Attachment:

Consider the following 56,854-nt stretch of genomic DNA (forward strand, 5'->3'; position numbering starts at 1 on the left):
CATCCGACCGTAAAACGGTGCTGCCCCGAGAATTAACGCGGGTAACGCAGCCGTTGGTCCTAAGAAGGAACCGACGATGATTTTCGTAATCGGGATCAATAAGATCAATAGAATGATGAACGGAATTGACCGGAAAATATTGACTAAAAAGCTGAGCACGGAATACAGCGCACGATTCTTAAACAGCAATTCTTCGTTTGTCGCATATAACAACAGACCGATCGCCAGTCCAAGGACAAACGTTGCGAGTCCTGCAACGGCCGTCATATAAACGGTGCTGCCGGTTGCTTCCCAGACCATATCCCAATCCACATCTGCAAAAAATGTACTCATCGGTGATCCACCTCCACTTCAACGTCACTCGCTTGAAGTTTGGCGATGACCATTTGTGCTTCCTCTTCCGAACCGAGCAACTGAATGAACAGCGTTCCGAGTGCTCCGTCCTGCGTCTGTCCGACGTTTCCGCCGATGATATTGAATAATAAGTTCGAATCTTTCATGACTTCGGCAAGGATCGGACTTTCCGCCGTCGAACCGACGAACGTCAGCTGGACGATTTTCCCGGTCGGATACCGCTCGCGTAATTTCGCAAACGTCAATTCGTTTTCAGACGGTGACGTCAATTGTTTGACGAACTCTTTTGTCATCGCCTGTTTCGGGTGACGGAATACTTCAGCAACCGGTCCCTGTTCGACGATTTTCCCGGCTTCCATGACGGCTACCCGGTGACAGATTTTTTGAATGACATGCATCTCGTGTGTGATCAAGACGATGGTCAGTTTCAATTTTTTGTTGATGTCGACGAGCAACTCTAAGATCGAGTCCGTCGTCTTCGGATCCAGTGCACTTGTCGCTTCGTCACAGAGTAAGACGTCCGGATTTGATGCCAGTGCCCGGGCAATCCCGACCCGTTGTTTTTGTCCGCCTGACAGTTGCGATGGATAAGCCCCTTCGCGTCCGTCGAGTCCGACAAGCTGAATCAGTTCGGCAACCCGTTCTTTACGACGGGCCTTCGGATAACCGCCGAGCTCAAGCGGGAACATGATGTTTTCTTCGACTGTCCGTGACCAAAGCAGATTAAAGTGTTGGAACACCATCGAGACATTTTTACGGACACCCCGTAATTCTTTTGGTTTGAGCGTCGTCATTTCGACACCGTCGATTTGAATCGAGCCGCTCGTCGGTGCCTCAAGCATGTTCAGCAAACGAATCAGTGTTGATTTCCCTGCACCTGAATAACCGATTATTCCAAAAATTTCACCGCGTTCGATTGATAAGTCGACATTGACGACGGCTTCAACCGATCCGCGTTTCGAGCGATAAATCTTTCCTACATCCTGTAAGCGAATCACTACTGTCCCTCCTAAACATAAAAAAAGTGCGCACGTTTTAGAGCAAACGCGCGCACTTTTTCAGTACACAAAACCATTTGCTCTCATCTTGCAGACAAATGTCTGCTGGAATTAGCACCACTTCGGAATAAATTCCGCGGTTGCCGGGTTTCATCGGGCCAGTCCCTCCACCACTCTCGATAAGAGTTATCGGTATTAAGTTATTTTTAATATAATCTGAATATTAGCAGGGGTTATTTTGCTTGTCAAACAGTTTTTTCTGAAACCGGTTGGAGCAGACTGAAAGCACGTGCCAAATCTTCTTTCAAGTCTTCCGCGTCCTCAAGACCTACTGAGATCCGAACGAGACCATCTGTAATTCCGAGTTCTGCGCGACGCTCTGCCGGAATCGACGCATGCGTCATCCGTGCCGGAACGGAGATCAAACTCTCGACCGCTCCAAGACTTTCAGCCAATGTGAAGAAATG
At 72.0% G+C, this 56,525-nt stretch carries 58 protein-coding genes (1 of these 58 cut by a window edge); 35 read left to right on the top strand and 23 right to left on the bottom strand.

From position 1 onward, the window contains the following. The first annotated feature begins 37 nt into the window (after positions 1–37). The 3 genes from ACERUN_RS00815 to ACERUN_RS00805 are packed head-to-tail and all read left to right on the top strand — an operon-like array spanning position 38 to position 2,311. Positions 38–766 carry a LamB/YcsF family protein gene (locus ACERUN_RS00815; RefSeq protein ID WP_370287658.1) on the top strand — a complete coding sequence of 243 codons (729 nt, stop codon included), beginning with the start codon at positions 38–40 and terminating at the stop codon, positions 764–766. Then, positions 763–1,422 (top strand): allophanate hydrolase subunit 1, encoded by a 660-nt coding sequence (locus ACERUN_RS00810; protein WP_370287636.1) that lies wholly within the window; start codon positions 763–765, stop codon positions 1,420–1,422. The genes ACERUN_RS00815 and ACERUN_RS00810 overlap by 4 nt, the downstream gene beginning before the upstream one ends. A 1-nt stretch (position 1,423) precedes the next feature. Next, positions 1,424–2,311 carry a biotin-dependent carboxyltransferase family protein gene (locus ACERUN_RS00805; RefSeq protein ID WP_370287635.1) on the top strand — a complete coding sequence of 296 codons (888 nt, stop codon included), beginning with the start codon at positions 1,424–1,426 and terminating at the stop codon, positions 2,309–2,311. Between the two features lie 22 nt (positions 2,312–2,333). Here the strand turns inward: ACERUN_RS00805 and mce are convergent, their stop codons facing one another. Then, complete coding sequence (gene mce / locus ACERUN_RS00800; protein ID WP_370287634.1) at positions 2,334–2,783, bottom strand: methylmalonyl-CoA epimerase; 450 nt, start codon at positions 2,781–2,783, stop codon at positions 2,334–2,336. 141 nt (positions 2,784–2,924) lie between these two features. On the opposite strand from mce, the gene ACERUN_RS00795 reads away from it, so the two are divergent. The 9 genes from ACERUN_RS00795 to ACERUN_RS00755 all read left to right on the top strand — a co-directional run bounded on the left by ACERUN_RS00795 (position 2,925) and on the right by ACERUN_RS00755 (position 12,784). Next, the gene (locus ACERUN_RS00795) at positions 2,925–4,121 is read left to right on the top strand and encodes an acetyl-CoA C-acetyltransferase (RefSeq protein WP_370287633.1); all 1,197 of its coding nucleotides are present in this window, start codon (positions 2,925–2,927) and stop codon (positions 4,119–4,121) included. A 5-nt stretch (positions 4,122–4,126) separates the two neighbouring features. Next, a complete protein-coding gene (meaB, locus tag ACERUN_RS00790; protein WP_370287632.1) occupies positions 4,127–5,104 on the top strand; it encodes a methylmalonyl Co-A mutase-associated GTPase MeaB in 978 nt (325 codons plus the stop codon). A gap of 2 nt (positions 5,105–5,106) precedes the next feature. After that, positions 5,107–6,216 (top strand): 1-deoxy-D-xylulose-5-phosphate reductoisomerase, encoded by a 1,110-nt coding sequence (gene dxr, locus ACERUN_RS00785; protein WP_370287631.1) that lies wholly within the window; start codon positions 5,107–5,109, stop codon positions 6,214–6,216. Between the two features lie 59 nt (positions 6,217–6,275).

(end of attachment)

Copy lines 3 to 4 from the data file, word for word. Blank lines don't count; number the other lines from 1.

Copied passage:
At 72.0% G+C, this 56,525-nt stretch carries 58 protein-coding genes (1 of these 58 cut by a window edge); 35 read left to right on the top strand and 23 right to left on the bottom strand.

From position 1 onward, the window contains the following. The first annotated feature begins 37 nt into the window (after positions 1–37). The 3 genes from ACERUN_RS00815 to ACERUN_RS00805 are packed head-to-tail and all read left to right on the top strand — an operon-like array spanning position 38 to position 2,311. Positions 38–766 carry a LamB/YcsF family protein gene (locus ACERUN_RS00815; RefSeq protein ID WP_370287658.1) on the top strand — a complete coding sequence of 243 codons (729 nt, stop codon included), beginning with the start codon at positions 38–40 and terminating at the stop codon, positions 764–766. Then, positions 763–1,422 (top strand): allophanate hydrolase subunit 1, encoded by a 660-nt coding sequence (locus ACERUN_RS00810; protein WP_370287636.1) that lies wholly within the window; start codon positions 763–765, stop codon positions 1,420–1,422. The genes ACERUN_RS00815 and ACERUN_RS00810 overlap by 4 nt, the downstream gene beginning before the upstream one ends. A 1-nt stretch (position 1,423) precedes the next feature. Next, positions 1,424–2,311 carry a biotin-dependent carboxyltransferase family protein gene (locus ACERUN_RS00805; RefSeq protein ID WP_370287635.1) on the top strand — a complete coding sequence of 296 codons (888 nt, stop codon included), beginning with the start codon at positions 1,424–1,426 and terminating at the stop codon, positions 2,309–2,311. Between the two features lie 22 nt (positions 2,312–2,333). Here the strand turns inward: ACERUN_RS00805 and mce are convergent, their stop codons facing one another. Then, complete coding sequence (gene mce / locus ACERUN_RS00800; protein ID WP_370287634.1) at positions 2,334–2,783, bottom strand: methylmalonyl-CoA epimerase; 450 nt, start codon at positions 2,781–2,783, stop codon at positions 2,334–2,336. 141 nt (positions 2,784–2,924) lie between these two features. On the opposite strand from mce, the gene ACERUN_RS00795 reads away from it, so the two are divergent. The 9 genes from ACERUN_RS00795 to ACERUN_RS00755 all read left to right on the top strand — a co-directional run bounded on the left by ACERUN_RS00795 (position 2,925) and on the right by ACERUN_RS00755 (position 12,784). Next, the gene (locus ACERUN_RS00795) at positions 2,925–4,121 is read left to right on the top strand and encodes an acetyl-CoA C-acetyltransferase (RefSeq protein WP_370287633.1); all 1,197 of its coding nucleotides are present in this window, start codon (positions 2,925–2,927) and stop codon (positions 4,119–4,121) included. A 5-nt stretch (positions 4,122–4,126) separates the two neighbouring features. Next, a complete protein-coding gene (meaB, locus tag ACERUN_RS00790; protein WP_370287632.1) occupies positions 4,127–5,104 on the top strand; it encodes a methylmalonyl Co-A mutase-associated GTPase MeaB in 978 nt (325 codons plus the stop codon). A gap of 2 nt (positions 5,105–5,106) precedes the next feature. After that, positions 5,107–6,216 (top strand): 1-deoxy-D-xylulose-5-phosphate reductoisomerase, encoded by a 1,110-nt coding sequence (gene dxr, locus ACERUN_RS00785; protein WP_370287631.1) that lies wholly within the window; start codon positions 5,107–5,109, stop codon positions 6,214–6,216. Between the two features lie 59 nt (positions 6,217–6,275).